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Carmen: Time to adopt the UN Declaration on the Rights of Indigenous Peoples

On April 20, at the Ninth Session of the United Nations Permanent Forum on Indigenous Issues, U.S. Ambassador to the United Nations Susan Rice announced that the United States will conduct a “formal review” of its position in opposition to the U.N. Declaration on the Rights of Indigenous Peoples.

The Declaration was adopted by the U.N. General Assembly on Sept. 13, 2007 when 144 countries voted in favor, 11 abstained, and four countries voted against it – the United States, Canada, Australia and New Zealand. Since then, all of the four countries that voted “no” have either reversed their positions or have initiated a process towards doing so.

The Declaration was developed over a 30-year process at the United Nations with the participation of thousands of indigenous peoples, nations, tribal governments and organizations from the United States and around the world, as well as a number of independent experts.

It recognizes and affirms a wide range of rights, including self-determination, land and natural resources, cultural rights and sacred sites protection, subsistence, treaty rights, health and social services, non-discrimination, environmental protection, education, language, and many others which indigenous peoples identified as essential to their dignity, survival and well-being.

During its review, the U.S. State Department will consult with various branches of the U.S. government. It will also consult and seek input from indigenous nations, tribes and organizations, as well as other interested parties including non-governmental organizations and human rights organizations.

The State Department’s face-to-face consultations with tribal nations and NGO’s began in June 2010, and it requested written submissions by July 15. Here are some points that may be helpful for those planning to have input into this process:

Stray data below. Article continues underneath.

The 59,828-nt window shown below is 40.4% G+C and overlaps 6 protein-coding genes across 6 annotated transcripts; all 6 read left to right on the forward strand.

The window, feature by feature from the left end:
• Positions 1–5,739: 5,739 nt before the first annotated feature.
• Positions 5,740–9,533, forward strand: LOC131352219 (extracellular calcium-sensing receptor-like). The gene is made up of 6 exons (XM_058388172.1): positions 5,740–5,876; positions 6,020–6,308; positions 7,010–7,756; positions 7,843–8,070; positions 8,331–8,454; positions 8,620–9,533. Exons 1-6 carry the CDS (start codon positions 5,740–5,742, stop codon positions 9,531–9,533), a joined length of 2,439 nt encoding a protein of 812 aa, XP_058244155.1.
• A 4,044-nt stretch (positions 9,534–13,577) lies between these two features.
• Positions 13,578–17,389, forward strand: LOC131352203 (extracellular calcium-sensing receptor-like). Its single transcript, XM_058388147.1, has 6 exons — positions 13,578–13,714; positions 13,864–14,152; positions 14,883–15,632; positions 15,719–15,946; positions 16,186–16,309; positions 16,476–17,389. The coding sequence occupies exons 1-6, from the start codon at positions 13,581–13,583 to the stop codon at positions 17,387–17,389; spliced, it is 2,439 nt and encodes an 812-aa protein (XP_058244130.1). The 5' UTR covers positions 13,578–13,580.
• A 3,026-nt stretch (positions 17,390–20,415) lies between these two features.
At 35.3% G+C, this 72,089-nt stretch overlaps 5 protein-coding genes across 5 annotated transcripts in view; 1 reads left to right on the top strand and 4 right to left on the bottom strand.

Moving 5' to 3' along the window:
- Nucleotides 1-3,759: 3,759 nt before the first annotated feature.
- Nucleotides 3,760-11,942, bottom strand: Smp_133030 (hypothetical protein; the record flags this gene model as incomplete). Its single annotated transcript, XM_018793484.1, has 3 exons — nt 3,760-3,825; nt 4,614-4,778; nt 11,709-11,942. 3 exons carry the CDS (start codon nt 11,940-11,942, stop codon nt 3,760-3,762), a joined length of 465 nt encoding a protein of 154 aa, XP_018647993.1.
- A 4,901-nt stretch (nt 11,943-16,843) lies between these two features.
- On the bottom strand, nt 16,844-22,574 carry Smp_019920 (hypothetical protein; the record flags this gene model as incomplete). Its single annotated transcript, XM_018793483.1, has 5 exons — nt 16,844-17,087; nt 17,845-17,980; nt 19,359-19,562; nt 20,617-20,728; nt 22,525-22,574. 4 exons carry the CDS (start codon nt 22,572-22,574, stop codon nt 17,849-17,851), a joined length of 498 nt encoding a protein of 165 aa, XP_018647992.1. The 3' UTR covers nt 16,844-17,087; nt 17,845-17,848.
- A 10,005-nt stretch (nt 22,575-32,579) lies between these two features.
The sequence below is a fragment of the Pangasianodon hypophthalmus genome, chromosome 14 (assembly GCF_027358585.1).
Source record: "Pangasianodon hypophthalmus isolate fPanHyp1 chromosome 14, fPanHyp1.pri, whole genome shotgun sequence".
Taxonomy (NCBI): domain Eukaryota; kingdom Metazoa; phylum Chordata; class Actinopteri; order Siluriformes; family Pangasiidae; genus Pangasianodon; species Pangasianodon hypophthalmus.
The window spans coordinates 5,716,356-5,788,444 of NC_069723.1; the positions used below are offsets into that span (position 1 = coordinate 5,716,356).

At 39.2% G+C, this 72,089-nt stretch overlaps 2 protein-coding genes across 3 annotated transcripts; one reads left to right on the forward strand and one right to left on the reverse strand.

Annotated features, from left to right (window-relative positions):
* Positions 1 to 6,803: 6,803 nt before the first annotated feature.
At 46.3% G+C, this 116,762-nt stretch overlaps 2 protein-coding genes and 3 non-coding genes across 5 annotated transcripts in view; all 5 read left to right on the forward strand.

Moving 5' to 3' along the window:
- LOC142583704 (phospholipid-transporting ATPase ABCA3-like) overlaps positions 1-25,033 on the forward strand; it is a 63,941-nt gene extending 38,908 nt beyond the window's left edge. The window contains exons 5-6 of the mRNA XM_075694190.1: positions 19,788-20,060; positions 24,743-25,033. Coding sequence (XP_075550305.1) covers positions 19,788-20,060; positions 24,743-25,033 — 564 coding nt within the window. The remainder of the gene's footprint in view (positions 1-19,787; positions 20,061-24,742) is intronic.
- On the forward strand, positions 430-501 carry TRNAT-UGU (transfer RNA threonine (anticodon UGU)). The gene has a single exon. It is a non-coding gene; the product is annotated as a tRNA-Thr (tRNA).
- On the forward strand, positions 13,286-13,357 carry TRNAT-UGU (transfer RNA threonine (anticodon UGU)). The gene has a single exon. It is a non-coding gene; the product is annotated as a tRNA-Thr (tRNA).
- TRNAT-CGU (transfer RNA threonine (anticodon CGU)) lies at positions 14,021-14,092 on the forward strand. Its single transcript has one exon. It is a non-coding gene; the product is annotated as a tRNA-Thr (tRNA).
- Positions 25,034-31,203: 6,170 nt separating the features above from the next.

• In her April 20 statement, Rice recognized the call by tribal leaders for the U.S. to re-examine its position on the declaration as “an important recommendation that directly complements our commitment to work together with the international community on the many challenges that indigenous peoples face."

  • The rights in the UNDRIP are consistent with a range of international human rights instruments that the United States has already ratified. These include the International Covenant on Civil and Political Rights, the International Convention on the Elimination of All Forms of Racial Discrimination, and more than 400 nation-to-nation treaties with indigenous nations.

  • Many of the rights in the UNDRIP are already being implemented in a number of U.S. federal laws, policies and executive orders.

  • Human rights and dignity are inherent and inalienable according to the Universal Declaration of Human Rights, established in 1948. The UNDRIP defines and elaborates the inherent rights of indigenous peoples.

  • The UNDRIP affirms a wide range of rights which are directly relevant to the issues of greatest concern to Indian tribes, nations and communities in the United States today, and we encourage you to give examples from your nation and region.

  • The rights recognized in the UNDRIP “constitute the minimum standards for the survival, dignity and well-being of the indigenous peoples of the world,” according to Article 43 of the Declaration.

  • The preamble of the Declaration says “Recognition of the rights of Indigenous Peoples in this Declaration will enhance cooperative and harmonious relations between the State (nations) and Indigenous Peoples.” The UNDRIP also provides a framework for problem-solving and conflict resolution.

  • The U.N. Committee on the Elimination of Racial Discrimination recommended in 2008 that the United States use the declaration “as a guide to interpret the state party’s obligations under the convention relating to indigenous peoples.”

  • Full recognition of the rights of indigenous peoples is an essential component of a just and honorable U.S. human rights policy both at home and in the international arena.

  • It will be very important for the U.S. government, at the end of its review process, to state its unqualified endorsement and support for the UNDRIP, and present specific plans for its implementation.

In summary, the U.N. Declaration on the Rights of Indigenous Peoples was developed over many years with the participation of thousands of indigenous peoples to be an integrated and inter-related human rights doctrine. It reflects the concerns and input of both indigenous peoples and countries. It is consistent with human rights principles as contained in international laws and norms, as well as the U.S. Constitution.

We call upon the U.S. government to endorse the U.N. Declaration in its entirety, without qualifications or exceptions, and to work in full partnership with indigenous peoples, tribal governments and nations to ensure its implementation.

Andrea Carmen, Yaqui Nation, is the executive director of the International Indian Treaty Council which was involved in negotiations on the U.N. Declaration for nearly three decades.